Jim--- thank you for the offer to read the first 20 pages, but I feel that is precisely what your pple have done to produce such "mini-analysis" or as I see it, very vague and general observations. And you reading the first 20 pages would only produce the same "mini-analysis", so no thanks. Just be true to yourself and to your contestants the next time.

Anonymous said...

Jim, Portia, if some readers feel an affinity toward Romantic Comedies or Period Dramas (as Portia has pointed out), could the next WOTS allow the entrants to specify the genre of their screenplays so they might be read by a reader whose passion lies with that paticular genre?

Jim Cirile said...

That's a great comment just above, and the answer is YES. We're rolling out "Genre Match" at Coverage Ink in the next few weeks. This is simply a text box where you enter the script's genre when you order, so that we can make best effort to give it to a reader that specializes in that type of material. So for next year's WOTS we should be able to do the same thing. Bear in mind that readers do not have the luxury of picking and choosing what types of scripts they read and thus must become proficient in ALL genres--although obviously some are better than others. Like with me personally, while my thing is comedy and adventure, that doesn't mean I wouldn't be able to give good notes on your drama.

Anonymous said...

Mine was just fine, actually pretty good i think. the reader said my script act 2 was one long chase scene, so it definitely got read (it is true, it is one long chase scene.) Reader suggested I need some character-focused downtime intermixed with the action setpieces to make sure we're reinforcing on Bill's goal (to get the converter) amd to better develop his burgeoning relationship with Maya which right now, they get together at the end but we don't see that develop. Reader said "need to show the sparks on the screen developing between them, little moments, coy comments, looks, so it's clear the attraction is building in intensity." I'd say that's a good note right there and that alone is worth my $ even if I didn't make it to the quarterfinals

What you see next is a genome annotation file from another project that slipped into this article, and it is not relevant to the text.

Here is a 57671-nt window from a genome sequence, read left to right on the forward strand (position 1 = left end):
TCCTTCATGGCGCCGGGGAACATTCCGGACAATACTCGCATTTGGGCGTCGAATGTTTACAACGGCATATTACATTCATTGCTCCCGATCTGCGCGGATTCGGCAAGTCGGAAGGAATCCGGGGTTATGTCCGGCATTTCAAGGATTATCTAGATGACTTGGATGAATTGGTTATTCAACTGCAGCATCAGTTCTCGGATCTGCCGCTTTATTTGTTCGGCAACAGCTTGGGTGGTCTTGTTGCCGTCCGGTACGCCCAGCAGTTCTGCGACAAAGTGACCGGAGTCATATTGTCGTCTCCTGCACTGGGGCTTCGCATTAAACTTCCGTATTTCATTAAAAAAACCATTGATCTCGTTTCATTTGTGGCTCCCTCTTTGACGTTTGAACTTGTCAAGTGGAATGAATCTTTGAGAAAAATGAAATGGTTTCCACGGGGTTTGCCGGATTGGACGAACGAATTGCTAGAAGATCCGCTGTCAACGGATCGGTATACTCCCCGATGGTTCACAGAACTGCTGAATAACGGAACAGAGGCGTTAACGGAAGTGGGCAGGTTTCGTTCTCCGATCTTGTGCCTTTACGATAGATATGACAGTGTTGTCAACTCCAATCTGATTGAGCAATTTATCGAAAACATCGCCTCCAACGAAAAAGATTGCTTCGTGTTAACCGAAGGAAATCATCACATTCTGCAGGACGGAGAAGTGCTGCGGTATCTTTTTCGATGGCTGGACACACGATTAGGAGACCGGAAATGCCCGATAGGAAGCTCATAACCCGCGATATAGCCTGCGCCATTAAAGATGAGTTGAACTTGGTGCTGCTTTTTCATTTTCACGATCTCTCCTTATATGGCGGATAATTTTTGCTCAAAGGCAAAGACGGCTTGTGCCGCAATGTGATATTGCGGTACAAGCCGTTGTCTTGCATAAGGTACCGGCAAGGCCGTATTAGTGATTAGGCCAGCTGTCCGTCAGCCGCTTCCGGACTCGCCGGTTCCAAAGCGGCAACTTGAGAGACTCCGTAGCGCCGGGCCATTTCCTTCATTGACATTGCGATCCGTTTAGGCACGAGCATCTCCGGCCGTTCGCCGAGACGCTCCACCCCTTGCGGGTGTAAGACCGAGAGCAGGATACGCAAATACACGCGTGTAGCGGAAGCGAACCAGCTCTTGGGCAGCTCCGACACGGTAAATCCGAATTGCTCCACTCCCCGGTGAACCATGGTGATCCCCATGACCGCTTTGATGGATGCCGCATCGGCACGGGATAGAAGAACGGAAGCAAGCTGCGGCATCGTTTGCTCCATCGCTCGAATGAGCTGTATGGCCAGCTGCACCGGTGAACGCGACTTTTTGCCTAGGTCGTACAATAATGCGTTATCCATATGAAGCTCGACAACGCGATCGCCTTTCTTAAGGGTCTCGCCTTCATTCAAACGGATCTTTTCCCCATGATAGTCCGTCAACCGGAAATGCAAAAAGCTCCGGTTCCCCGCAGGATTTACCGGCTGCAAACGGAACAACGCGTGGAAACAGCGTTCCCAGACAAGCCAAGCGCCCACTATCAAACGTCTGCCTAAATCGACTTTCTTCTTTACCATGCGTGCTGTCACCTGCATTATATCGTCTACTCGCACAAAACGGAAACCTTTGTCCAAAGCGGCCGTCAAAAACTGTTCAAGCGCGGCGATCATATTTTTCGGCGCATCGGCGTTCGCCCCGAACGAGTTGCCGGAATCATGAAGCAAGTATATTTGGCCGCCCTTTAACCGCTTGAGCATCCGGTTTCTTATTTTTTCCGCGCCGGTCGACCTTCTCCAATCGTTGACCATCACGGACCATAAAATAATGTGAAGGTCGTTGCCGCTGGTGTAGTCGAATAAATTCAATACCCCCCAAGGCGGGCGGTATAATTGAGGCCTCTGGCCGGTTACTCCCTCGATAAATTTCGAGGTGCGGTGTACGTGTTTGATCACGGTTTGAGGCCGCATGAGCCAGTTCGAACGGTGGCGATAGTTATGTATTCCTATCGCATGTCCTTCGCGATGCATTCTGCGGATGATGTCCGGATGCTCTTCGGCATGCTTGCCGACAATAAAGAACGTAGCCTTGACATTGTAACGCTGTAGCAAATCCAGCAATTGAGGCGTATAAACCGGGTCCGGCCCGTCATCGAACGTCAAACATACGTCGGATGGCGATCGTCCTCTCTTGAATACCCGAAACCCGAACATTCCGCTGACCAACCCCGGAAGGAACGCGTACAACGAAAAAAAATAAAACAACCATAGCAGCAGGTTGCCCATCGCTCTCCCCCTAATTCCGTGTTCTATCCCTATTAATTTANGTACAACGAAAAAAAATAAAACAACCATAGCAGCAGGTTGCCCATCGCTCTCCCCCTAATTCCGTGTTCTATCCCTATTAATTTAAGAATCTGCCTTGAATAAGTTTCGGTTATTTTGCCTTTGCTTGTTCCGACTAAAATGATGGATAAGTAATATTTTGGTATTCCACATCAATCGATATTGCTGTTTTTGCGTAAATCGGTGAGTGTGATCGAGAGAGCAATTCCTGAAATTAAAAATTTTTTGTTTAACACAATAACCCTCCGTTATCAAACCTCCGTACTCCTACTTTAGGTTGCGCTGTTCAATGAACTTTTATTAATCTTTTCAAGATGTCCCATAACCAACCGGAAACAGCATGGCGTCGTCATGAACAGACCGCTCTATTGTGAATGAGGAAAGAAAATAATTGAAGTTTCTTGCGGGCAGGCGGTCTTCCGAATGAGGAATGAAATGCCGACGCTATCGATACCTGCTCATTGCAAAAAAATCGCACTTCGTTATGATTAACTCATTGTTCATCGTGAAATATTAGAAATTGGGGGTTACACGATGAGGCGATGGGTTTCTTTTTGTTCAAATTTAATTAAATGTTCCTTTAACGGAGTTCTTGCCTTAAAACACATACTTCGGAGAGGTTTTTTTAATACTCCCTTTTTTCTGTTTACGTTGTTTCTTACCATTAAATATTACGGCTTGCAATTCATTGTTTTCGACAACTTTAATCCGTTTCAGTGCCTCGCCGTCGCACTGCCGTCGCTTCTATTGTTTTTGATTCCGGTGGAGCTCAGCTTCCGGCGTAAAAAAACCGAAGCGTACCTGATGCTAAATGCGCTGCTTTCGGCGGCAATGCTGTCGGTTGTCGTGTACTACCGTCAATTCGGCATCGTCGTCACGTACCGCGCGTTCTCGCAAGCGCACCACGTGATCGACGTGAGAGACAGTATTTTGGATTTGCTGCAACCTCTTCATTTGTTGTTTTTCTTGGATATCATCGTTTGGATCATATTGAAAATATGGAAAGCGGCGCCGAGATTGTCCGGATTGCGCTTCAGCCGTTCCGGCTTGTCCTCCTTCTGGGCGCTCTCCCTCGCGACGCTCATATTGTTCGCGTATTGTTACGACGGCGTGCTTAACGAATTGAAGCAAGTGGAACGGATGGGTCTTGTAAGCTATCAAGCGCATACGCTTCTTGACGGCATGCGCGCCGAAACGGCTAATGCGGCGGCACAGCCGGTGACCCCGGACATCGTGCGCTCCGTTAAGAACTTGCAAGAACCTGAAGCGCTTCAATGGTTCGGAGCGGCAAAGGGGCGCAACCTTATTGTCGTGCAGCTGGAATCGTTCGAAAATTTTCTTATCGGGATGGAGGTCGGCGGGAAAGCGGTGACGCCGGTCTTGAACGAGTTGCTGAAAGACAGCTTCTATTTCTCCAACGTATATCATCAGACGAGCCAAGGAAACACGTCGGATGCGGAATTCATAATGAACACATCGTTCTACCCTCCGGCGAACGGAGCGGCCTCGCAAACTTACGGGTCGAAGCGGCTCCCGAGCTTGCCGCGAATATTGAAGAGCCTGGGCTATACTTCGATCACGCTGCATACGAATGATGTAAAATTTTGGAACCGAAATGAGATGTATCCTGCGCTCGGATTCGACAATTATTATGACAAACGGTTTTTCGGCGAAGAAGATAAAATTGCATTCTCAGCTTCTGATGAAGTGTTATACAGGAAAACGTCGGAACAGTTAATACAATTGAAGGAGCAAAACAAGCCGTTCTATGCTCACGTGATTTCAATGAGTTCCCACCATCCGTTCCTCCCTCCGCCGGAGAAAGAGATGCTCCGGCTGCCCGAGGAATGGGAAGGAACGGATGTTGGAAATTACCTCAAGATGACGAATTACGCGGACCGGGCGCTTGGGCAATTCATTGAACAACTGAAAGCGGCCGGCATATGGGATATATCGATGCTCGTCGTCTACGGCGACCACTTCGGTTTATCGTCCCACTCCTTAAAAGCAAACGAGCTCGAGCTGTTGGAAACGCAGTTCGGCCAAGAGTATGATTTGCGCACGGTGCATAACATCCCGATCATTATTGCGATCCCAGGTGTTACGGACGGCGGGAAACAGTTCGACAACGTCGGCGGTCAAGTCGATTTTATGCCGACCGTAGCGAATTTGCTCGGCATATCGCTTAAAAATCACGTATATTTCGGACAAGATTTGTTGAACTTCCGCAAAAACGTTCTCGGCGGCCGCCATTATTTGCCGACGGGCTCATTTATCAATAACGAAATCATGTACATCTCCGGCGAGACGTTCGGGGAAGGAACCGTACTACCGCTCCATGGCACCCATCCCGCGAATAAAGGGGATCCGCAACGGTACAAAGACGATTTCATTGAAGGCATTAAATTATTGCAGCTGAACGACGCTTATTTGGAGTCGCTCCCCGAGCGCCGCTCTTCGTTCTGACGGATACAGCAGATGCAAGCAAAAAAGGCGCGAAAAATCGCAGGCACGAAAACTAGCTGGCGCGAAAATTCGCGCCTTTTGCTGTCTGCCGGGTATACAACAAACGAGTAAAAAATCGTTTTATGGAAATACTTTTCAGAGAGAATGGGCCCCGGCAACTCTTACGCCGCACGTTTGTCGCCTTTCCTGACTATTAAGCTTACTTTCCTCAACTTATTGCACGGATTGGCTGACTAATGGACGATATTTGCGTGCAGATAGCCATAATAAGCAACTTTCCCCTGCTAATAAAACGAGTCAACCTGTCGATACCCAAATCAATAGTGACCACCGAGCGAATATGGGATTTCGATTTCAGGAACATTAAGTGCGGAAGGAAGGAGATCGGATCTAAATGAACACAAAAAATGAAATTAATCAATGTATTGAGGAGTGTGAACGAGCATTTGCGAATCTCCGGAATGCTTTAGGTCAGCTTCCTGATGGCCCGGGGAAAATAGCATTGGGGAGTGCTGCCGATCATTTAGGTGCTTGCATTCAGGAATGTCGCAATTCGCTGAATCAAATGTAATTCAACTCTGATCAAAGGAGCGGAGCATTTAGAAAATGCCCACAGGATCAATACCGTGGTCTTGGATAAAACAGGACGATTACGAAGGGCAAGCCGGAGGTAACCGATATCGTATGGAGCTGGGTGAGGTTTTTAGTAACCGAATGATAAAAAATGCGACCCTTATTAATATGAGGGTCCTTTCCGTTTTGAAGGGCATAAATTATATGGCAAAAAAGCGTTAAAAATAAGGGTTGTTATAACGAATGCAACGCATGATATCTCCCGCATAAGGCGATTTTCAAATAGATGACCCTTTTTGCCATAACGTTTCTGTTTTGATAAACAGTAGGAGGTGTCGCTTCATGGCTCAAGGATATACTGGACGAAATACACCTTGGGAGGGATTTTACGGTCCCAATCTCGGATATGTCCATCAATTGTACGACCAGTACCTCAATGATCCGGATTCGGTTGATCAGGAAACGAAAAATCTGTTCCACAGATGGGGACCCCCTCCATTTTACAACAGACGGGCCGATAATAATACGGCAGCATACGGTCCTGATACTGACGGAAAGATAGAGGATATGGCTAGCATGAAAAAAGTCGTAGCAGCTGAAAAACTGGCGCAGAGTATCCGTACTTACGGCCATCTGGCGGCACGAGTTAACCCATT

Anonymous said...

Hey, just wondering if all mini-analyis has been sent out.

Still waiting for mine.

Thanks.

Jim Cirile said...

Hi Anonymous, all the mini-analysis have been sent. If you sent an SASE it will come by mail. If you did not send an SASE but sent us your e-mail address it will come via e-mail. If you did not send an SASE and did not provide an e-mail address we will mail hard copy at our own expense.

If for any reason anyone doesn't get their Mini-Analysis in a couple days please e-mail Portia at wotscompetition@aol.com.

Anonymous said...

Anoymous with the long chase scene--- your Script definitely got read buddy, so congrats!

Mine was like full of vague words and made no reference to scenes, characters, acts, the story--- NOTHING! That, to me, is clear indication that the script did not get read in spite of Jim's and Portia's audacious assurance.

Anyway, all the best to all of you aspiring screenwriters...

Anonymous said...

I think it's time for someone to come out in defense of WOTS. I have been reading this blog, so I didn't expect much from my mini-analysis. I received mine today and thought each one was just as advertised -- a "mini" analysis of each submission. The problem is that pesky word mini. Too subjective, Jim. It seems that many entrants thought mini meant a fifteen-page coverage complete with a personal phone call from you.

First of all, this is the first contest tailored by screenwriters. They have included a blog that basically welcomes skepticism and criticism. They offer you "mini coverage." They thanked you for entering (most contests don't even do that. Fade In, I'm looking at you). They didn't charge all that much. $35 bucks. Come on. Did you see what Austin was charging this year? And finally – THEY READ OVER 900 SCRIPTS IN A TIMELY MANNER.